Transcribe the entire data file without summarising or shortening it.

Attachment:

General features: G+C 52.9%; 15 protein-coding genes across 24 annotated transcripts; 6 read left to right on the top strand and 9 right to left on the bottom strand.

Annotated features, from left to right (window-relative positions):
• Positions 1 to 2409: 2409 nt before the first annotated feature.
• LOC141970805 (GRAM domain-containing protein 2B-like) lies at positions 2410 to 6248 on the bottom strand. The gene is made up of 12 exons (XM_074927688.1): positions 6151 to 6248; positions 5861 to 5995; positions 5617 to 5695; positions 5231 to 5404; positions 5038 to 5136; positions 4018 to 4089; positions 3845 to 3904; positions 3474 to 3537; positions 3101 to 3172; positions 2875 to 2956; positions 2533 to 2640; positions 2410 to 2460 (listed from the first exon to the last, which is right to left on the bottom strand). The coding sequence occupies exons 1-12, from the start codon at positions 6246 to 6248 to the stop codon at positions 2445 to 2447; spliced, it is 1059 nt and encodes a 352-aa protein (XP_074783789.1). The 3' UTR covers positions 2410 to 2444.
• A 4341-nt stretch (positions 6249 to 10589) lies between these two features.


General features: G+C 52.9%; 15 protein-coding genes across 24 annotated transcripts; 6 read left to right on the top strand and 9 right to left on the bottom strand.

Annotated features, from left to right (window-relative positions):
• Positions 1 to 2409: 2409 nt before the first annotated feature.
• LOC141970805 (GRAM domain-containing protein 2B-like) lies at positions 2410 to 6248 on the bottom strand. The gene is made up of 12 exons (XM_074927688.1): positions 6151 to 6248; positions 5861 to 5995; positions 5617 to 5695; positions 5231 to 5404; positions 5038 to 5136; positions 4018 to 4089; positions 3845 to 3904; positions 3474 to 3537; positions 3101 to 3172; positions 2875 to 2956; positions 2533 to 2640; positions 2410 to 2460 (listed from the first exon to the last, which is right to left on the bottom strand). The coding sequence occupies exons 1-12, from the start codon at positions 6246 to 6248 to the stop codon at positions 2445 to 2447; spliced, it is 1059 nt and encodes a 352-aa protein (XP_074783789.1). The 3' UTR covers positions 2410 to 2444.
• A 4341-nt stretch (positions 6249 to 10589) lies between these two features.